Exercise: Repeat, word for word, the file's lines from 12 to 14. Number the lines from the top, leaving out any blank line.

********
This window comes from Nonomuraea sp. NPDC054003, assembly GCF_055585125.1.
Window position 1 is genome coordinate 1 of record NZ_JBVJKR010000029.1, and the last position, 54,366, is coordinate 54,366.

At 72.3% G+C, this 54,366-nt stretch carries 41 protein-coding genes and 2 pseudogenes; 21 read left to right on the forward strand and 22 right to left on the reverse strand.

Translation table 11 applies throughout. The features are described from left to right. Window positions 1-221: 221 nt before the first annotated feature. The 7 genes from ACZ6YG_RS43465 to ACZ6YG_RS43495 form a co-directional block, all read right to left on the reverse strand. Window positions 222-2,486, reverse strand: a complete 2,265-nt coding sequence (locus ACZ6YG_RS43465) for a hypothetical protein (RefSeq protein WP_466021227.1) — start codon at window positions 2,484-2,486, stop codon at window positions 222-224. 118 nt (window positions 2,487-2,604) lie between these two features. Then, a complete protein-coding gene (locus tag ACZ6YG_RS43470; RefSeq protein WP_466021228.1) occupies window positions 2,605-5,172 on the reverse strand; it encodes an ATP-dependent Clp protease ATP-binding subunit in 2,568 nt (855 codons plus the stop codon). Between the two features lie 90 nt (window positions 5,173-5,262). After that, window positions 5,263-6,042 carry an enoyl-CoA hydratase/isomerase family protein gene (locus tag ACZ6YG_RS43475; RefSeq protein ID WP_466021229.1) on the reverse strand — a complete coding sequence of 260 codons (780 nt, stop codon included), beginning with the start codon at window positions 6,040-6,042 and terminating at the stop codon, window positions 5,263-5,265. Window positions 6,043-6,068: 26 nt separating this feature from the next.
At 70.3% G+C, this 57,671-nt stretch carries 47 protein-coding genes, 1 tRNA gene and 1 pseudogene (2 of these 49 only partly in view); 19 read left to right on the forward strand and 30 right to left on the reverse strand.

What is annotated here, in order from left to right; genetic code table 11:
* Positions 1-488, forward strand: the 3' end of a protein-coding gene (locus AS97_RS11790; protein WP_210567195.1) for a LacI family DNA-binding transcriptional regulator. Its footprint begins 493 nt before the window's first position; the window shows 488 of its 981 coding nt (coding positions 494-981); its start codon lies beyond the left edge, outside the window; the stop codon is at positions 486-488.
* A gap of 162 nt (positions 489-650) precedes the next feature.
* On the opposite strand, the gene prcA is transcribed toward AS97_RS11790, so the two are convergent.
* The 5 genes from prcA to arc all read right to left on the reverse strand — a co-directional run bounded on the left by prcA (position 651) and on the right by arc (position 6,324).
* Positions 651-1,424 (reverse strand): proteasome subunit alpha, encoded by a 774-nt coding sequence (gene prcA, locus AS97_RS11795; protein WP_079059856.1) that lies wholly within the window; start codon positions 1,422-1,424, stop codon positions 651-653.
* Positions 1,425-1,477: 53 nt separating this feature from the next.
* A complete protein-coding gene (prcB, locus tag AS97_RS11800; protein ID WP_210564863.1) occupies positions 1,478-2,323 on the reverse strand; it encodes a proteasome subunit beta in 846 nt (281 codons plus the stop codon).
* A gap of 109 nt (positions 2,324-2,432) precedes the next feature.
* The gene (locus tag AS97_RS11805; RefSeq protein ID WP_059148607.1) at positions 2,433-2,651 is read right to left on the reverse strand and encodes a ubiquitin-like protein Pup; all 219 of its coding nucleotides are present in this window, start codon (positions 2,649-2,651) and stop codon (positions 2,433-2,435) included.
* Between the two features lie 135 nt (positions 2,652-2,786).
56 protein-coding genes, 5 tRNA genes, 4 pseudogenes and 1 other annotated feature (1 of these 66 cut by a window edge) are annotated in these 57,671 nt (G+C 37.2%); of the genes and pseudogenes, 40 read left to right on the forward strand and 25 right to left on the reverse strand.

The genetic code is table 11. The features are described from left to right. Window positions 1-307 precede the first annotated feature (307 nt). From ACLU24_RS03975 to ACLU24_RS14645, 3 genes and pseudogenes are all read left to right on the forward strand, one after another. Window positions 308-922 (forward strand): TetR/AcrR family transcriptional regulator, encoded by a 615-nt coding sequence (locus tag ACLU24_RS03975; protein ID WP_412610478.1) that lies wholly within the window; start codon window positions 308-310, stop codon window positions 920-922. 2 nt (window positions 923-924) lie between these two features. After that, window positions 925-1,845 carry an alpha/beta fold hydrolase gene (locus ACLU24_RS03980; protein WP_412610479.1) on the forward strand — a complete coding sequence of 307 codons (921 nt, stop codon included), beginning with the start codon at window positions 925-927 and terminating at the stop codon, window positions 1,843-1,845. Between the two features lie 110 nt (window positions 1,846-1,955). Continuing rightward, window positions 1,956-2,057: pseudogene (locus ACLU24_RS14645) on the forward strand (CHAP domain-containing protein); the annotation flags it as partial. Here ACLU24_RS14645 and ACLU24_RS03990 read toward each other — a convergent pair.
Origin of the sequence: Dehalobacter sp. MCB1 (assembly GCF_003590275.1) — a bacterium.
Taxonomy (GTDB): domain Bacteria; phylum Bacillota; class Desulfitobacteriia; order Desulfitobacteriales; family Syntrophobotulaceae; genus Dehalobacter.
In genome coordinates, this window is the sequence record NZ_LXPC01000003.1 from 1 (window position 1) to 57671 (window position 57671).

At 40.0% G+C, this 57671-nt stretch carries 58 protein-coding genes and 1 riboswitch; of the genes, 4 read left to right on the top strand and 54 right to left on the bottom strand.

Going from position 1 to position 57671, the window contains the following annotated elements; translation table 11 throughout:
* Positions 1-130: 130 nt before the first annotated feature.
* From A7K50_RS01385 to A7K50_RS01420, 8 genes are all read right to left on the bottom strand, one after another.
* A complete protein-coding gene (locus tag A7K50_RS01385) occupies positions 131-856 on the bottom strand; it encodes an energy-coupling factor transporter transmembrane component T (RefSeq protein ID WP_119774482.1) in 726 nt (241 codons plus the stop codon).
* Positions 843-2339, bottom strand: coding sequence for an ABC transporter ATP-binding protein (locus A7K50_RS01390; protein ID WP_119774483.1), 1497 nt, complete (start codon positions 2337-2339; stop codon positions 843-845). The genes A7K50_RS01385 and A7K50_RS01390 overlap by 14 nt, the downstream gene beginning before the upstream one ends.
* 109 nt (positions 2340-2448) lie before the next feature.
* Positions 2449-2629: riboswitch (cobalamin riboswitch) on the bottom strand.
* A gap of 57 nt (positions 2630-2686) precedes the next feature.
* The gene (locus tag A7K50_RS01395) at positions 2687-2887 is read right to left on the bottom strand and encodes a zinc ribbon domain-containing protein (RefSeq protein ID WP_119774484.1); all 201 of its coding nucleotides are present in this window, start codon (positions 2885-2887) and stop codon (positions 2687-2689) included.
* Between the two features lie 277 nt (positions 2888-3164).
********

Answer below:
* Positions 1,425-1,477: 53 nt separating this feature from the next.
* A complete protein-coding gene (prcB, locus tag AS97_RS11800; protein ID WP_210564863.1) occupies positions 1,478-2,323 on the reverse strand; it encodes a proteasome subunit beta in 846 nt (281 codons plus the stop codon).
* A gap of 109 nt (positions 2,324-2,432) precedes the next feature.